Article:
A summary of database comparisons, particularly focusing on Google Scholar and other large research databases. It deliberately focuses on content and search features rather than pricing as this varies for each subscribing institution.
Librarians have been actively examining overlap in research database coverage for many years in an attempt to provide the widest possible coverage of the published literature in the most fiscally responsible manner possible. As library budgets become more stretched by ever-increasing journal subscription costs and decreasing institutional budgets, database comparison articles become extremely useful in assisting with decisions on possible database cancellations/purchases.
In 2018, librarians at the University of Maryland were asked to justify purchase of agricultural databases given the free availability of Google Scholar. The result was the following article:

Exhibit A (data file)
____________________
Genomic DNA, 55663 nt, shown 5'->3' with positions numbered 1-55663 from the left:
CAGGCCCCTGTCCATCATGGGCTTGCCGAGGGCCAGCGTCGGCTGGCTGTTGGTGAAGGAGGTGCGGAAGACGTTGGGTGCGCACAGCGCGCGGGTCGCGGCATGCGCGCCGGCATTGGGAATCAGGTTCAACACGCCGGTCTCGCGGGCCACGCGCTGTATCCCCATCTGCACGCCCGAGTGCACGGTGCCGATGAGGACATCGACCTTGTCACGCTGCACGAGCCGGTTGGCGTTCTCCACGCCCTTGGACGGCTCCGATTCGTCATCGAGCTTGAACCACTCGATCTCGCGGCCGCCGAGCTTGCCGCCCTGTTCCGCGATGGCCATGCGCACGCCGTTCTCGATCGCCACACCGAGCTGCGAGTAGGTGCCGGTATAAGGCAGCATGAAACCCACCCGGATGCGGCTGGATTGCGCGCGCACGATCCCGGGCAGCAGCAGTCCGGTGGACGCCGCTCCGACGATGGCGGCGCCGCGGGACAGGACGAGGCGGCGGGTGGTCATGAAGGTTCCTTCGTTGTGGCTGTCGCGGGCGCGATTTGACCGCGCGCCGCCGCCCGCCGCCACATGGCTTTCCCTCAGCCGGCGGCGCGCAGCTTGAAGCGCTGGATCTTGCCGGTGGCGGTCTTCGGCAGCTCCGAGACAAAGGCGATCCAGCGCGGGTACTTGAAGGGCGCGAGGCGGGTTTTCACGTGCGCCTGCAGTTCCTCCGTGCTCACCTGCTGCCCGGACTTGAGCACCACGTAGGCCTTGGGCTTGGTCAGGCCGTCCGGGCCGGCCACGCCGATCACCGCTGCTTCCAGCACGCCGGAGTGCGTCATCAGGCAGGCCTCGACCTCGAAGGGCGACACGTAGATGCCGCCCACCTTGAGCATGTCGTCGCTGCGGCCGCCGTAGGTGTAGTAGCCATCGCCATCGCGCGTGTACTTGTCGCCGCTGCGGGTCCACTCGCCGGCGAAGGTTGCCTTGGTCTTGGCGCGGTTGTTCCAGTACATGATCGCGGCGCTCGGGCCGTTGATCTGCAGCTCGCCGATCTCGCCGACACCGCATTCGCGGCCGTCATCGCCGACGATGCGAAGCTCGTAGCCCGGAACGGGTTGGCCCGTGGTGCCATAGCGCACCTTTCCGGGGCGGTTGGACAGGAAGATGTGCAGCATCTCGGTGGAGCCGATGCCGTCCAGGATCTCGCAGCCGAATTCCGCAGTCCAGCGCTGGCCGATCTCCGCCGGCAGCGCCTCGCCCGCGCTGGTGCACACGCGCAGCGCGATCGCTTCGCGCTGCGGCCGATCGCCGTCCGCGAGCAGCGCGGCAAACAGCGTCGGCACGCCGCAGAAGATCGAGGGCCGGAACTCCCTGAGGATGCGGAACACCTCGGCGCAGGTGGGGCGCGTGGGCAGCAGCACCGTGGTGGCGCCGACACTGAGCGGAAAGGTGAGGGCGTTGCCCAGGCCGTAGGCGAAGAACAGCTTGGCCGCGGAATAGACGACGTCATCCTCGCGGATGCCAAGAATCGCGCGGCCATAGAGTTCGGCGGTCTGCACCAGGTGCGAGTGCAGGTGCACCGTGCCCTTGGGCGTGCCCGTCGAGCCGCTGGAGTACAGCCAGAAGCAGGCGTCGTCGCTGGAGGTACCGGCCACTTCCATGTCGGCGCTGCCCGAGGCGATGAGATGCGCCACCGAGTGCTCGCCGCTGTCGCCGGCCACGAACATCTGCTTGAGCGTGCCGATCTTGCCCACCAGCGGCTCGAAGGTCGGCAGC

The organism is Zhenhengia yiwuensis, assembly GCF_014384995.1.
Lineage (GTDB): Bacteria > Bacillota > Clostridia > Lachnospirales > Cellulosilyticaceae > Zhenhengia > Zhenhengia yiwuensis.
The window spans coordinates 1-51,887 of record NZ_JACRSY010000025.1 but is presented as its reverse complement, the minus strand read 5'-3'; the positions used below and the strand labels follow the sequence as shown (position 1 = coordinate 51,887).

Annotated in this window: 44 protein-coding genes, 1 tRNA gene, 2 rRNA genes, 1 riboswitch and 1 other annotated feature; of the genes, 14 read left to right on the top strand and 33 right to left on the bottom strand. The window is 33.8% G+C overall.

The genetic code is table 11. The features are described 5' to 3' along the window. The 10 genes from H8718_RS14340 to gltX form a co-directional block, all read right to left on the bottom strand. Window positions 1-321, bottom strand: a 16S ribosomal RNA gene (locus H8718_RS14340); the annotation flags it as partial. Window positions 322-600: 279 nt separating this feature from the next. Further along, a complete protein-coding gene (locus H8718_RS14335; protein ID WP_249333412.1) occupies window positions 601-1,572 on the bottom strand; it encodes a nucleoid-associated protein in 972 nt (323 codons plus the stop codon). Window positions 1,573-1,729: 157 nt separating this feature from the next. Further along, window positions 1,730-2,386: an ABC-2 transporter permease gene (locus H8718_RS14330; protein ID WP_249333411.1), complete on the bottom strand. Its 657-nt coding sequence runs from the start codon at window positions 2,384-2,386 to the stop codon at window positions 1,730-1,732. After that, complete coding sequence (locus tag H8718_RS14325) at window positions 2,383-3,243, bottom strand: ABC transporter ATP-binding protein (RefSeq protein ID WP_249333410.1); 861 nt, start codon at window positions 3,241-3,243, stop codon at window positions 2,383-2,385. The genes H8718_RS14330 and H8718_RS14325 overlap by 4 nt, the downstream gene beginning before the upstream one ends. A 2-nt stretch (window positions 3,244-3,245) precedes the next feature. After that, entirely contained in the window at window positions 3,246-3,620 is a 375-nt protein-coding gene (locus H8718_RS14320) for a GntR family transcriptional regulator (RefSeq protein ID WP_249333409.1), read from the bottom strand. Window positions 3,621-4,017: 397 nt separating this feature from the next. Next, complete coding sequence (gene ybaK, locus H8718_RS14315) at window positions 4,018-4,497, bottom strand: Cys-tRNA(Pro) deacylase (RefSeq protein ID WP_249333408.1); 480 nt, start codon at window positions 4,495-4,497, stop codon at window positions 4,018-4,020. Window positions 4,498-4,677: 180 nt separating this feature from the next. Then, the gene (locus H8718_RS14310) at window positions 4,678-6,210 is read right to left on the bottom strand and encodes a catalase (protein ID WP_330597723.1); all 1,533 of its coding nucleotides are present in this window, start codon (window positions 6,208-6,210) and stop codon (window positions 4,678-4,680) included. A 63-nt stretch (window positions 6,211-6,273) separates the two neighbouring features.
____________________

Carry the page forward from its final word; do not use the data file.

Given the likelihood that this same scenario may come into play in numerous other disciplines, this page is intended to be a summary of database comparisons...including a collection of links to database comparisons published within the last 5-7 years. It is not a comprehensive listing - - but it is hopefully as unbiased as possible, relying on research studies and vendor-supplied facts.
Based on results of a research study: Martín-Martín, A., Thelwall, M., Orduna-Malea, E., & Delgado López-Cózar, E. (2020). Google Scholar, Microsoft Academic, Scopus, Dimensions, Web of Science, and OpenCitations' COCI: a multidisciplinary comparison of coverage via citations. https://arxiv.org/abs/2004.14329